The National Environment Act, 2019 (Act 5 of 2019).
Ms Bisikwa says that despite the president’s assent to this Act, it appears that no efforts have been taken to put it into effect,”
She says that the variation in implementing bans on polythene bags is particularly stark in East Africa save for Rwanda which has attracted widespread praise for its environmental leadership. In Uganda and Kenya, despite bans being announced on separate occasions, implementation has remained a great challenge.
The harm to agriculture
Dr Lawrence Owere, the director Buginyanya Zonal Agricultural Research Development Institute [Bugizard] said when disposed, plastics degrade into smaller pieces, known as micro-plastics, which are ingested by the aquatic animals and livestock raising concerns over food supply.
He added that plastics also raise issues of plant health as plastic-contaminated soils had drainage problems, with water pooling on the surface.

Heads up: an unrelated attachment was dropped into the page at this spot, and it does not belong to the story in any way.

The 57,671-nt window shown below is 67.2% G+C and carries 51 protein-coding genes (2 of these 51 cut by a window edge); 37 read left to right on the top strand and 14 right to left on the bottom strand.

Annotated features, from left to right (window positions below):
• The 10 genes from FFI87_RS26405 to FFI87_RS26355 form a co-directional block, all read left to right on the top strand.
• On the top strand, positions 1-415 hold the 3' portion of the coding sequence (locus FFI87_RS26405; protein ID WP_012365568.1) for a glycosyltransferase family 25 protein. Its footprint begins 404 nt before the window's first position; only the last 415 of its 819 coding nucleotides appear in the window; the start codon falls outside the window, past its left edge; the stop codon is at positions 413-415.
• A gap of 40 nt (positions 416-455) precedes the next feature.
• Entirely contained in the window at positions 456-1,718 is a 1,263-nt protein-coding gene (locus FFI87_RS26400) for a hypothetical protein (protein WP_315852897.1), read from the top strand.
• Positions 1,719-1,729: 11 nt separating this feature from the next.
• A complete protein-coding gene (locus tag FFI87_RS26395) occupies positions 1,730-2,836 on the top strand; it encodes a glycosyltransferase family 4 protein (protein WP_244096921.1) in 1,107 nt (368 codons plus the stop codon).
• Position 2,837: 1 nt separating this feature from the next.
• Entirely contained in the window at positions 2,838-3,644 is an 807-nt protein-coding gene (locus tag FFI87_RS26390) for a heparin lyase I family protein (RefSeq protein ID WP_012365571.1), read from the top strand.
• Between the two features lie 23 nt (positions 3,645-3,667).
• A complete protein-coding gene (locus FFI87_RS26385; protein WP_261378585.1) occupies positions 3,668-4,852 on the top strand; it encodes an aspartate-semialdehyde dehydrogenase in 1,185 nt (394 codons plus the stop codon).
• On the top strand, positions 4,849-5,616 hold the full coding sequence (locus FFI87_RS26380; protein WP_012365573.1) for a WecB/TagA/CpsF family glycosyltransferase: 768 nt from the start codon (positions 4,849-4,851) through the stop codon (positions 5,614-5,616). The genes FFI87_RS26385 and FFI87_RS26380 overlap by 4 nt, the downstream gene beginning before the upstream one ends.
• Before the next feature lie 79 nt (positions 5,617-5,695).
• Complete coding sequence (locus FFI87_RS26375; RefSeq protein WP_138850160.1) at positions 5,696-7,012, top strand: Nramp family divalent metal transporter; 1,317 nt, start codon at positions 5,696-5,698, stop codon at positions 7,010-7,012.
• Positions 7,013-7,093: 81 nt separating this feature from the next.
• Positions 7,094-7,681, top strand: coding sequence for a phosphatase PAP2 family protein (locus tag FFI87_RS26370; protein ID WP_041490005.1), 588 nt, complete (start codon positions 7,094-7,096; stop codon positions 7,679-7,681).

“And further impacts include suffocating earthworms, which are widely considered a boon to farming because of their ability to aid decomposition, add organic nutrients to the soil and increase soil aeration,” said Dr Okware.
Ms Beatrice Anywar, the state minister for environment has recently advised Ugandans to stop using plastic bags because they spoil the environment. She suggested that they should use paper bags instead but a few people are paying attention to this.
She says that in rural areas, plastic waste is not regularly collected and people burn it and burry the residues or the plastic waste directly into the soil of their gardens, causing the risk of plastic fragmentation, formation of micro-plastics in the soil and accumulation in the food chain.